As explained above heme iron is much more readily absorbed by your body than the non-heme iron. And meat, fish and poultry on one hand provide well-absorbable heme iron, on the other they also stimulate absorption of the non-heme form.
There are several studies that have shown that pairing of beef, fish or chicken with a cereal-based meal resulted in to about 2–3 times higher non-heme iron absorption (Source 9).
Study has also found that including 75 grams of meat in to a meal enhanced non-heme iron absorption of by about 2.5 times, as compared to a meal without meat (Source 10).
Based on research findings, it was estimated that one gram of meat, fish or poultry offered an increasing effect similar to that of 1 mg of vitamin C (Source 10).
Note: Though iron is present in spinach, tofu and legumes do contain, but plant-based (that is non-heme) iron isn’t as readily absorbable as iron from meat. Only about 2 to 20 % of non-heme iron makes its way from your digestive tract into your blood as compared about 15 to 35 % from animal foods.
Just as some foods can improve iron absorption, others can hinder it.
What Blocks The Absorption Of Iron?
Let’s see what causes poor absorption of iron by the body?
Foods Containing Phytate
Phytates believed to interfere with the iron absorption and other nutrients if consumed in large quantities. However, evidence for this is somewhat varied and not fully conclusive.
Phytate or phytic acid is found in bran, whole grains, soy, legumes, nuts.
However, the negative influence of phytate can be offset by consuming foods that increase non-heme iron absorption, such as vitamin C or meat.
Also, it’s believed that soaking or fermenting phytate-rich foods before eating them can enhance iron absorption (Source 11).
Foods Containing Polyphenols
Coffee and tea, both contain high amounts of polyphenols (tannins). They have been shown to obstruct absorption of non-heme iron. Though they are widely taken after meals, but you avoid drinking these beverages of around your meals (Source 12).
Bonus Tip: To offset the negative impact of polyphenols, make sure you drink coffee or tea (including decaf, though herbal is okay) at least a few hours before (or after) an iron-rich meal and/or supplements.
Though, calcium is an important mineral for bone health, but some people believe that it inhibits iron absorption – whether the source is calcium supplement or a dairy product.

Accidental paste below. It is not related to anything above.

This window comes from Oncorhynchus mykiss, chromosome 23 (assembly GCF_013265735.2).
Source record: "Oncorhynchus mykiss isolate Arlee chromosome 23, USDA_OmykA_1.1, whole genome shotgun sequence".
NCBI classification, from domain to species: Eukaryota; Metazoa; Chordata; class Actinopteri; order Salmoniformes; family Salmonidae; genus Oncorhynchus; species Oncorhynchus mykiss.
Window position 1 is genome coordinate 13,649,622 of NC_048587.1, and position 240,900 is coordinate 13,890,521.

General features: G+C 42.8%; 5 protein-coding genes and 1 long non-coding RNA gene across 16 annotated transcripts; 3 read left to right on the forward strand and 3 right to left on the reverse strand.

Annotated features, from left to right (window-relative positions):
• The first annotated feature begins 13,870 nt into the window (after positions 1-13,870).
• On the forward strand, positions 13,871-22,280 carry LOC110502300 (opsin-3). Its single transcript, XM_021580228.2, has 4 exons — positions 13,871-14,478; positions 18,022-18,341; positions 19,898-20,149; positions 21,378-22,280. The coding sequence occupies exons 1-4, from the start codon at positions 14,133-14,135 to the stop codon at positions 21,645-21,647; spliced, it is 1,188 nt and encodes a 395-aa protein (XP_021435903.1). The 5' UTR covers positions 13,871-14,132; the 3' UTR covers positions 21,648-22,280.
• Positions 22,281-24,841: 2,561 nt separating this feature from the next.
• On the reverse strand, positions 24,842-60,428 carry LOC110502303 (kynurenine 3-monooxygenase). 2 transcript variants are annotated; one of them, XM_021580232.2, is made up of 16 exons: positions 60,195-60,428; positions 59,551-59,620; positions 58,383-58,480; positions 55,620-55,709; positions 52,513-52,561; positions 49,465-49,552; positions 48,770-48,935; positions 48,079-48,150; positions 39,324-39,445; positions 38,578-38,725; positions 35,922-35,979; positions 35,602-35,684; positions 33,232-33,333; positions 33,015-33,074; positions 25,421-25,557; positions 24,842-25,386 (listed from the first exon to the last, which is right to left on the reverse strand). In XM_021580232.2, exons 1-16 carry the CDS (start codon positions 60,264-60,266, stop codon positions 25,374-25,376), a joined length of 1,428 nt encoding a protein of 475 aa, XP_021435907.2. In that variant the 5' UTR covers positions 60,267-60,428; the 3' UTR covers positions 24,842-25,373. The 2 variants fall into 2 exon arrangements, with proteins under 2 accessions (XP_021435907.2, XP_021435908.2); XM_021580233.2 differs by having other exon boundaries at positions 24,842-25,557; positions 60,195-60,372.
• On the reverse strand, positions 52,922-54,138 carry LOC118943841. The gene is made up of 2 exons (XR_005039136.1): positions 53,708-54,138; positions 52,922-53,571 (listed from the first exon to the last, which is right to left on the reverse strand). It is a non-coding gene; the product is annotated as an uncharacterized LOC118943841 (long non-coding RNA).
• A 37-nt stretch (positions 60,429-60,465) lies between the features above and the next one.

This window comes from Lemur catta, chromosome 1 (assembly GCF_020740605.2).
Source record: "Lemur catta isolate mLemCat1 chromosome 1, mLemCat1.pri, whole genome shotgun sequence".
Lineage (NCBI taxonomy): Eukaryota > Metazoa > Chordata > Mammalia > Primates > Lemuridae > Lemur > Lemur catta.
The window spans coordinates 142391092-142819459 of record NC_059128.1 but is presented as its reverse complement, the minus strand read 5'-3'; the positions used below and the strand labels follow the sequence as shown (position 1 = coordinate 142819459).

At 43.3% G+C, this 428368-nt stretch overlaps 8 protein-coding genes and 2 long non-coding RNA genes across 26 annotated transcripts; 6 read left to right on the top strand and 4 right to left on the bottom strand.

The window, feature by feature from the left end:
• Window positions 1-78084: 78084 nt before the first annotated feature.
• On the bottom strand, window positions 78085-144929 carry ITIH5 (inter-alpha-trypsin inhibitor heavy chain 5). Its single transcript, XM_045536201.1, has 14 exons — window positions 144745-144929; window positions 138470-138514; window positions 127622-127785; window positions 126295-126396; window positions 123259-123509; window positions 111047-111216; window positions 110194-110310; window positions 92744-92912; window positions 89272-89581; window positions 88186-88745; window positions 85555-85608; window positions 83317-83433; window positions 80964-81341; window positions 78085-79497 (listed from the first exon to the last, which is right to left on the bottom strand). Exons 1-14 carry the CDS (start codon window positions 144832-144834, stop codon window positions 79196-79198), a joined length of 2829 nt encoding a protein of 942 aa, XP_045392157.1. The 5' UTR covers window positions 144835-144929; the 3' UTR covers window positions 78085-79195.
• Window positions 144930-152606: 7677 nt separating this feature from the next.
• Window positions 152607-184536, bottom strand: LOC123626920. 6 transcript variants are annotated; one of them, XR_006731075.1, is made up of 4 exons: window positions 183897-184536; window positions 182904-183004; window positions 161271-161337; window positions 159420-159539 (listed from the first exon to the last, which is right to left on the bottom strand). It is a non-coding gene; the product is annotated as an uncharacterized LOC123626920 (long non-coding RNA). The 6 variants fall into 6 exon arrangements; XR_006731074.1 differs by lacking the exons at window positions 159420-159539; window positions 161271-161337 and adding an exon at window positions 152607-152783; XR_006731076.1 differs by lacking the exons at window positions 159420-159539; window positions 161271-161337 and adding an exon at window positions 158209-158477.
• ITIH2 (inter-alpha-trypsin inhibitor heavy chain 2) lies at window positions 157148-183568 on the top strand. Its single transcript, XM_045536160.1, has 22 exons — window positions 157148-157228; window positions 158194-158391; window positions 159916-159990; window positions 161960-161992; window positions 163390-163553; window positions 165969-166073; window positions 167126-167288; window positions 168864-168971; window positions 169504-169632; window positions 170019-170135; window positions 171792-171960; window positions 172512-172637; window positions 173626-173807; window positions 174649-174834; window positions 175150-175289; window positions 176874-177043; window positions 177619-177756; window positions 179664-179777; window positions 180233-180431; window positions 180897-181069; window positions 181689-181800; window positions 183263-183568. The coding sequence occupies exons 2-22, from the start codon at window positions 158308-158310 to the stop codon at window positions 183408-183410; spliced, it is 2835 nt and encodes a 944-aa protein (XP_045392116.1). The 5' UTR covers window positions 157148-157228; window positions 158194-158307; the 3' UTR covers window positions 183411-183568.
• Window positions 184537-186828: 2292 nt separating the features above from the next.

This is something confusing, as enhanced calcium intake is generally recommended for children and women, the same populations that are at risk of iron deficiency.
So, just to be on safer side, to optimize iron absorption try to avoid eating calcium supplement or calcium rich foods along with dietary iron.
Also try to eat calcium and iron supplements at different times of the day.
Some Home Remedies That May Help Boost Iron Intake
(i) Mix 1/2 cup of apple juice with 1/2 of beetroot (chukandar) juice. Add a tea spoon of honey and stir well. Drink this juice twice a day.
(ii) Soak 2-3 teaspoons of fenugreek seeds (methi) overnight. Mix these with a handful of rice & cook in the pressure cooker to prepare methi rice. Add salt to taste. Eat methi rice everyday for a month.
(iii) Soak black sesame seeds (til) in warm water for two hours. Grind them to paste and add honey or jaggery (gur) to it. Mix well. Put this in a glass of milk and have it everyday.
(iv) Apple is full of many healthy nutrients, including iron. Eat one apple with its skin daily as a snack in between your main meals.
(v) Eat a fresh pomegranate (anar) everyday to help boost your blood count.
(iv) Humble banana is an iron rich fruit. Besides iron, it is also a good source of folic acid which is a B-complex vitamin that is needed to make red blood cells. Banana helps promote creation of haemoglobin in the blood too.
(v) Consider eating prunes, oranges and peaches too.
Iron Supplements & Health Risks of Excessive Iron
If you are iron deficient, you may not be able to improve your iron levels hugely through diet. Because the amount of iron contained in food is not so large. Though foods such as shellfish and liver offer high amounts of iron, but they neither commonly available nor even recommended for daily consumption, due to their high cholesterol level contents.
If you are considering taking iron supplements, our recommendation is to check with your doctor before you start taking them. Overdosing your body with iron can be hazardous because too much iron accumulation can damage your liver and cause many other complications, including diabetes, heart disease (Source 13, Source 14).
However, Iron toxicity from food sources is rare. Once you it is consume iron rich foods, your body has its own balancing mechanism to ensure that it gets just enough.
Nevertheless, deadly overloading can occur with too much intakes of iron supplements (Source 15).
Note: You should never take an iron supplement unless a health professional has recommended it for you.
Bonus tip to help optimize efficacy of iron supplements: As explained above, calcium can interfere with iron absorption. So make sure to take them at different times during the day.
Watch this video to learn how you can get vitamin D from Sun:
About Author: Renu Bakshi, AKA Fitness Buffhq, is ISSA Certified Elite Trainer. He passed Personal Fitness Trainer Course, Nutrition Health Coach course & Specialist Exercise Therapy course from ISSA, USA obtaining + 97% marks. He shares his experience and knowledge about nutrition and effective workouts to get you in the best shape of your life, no matter how old you may be. The author says: “For me age is just a number!”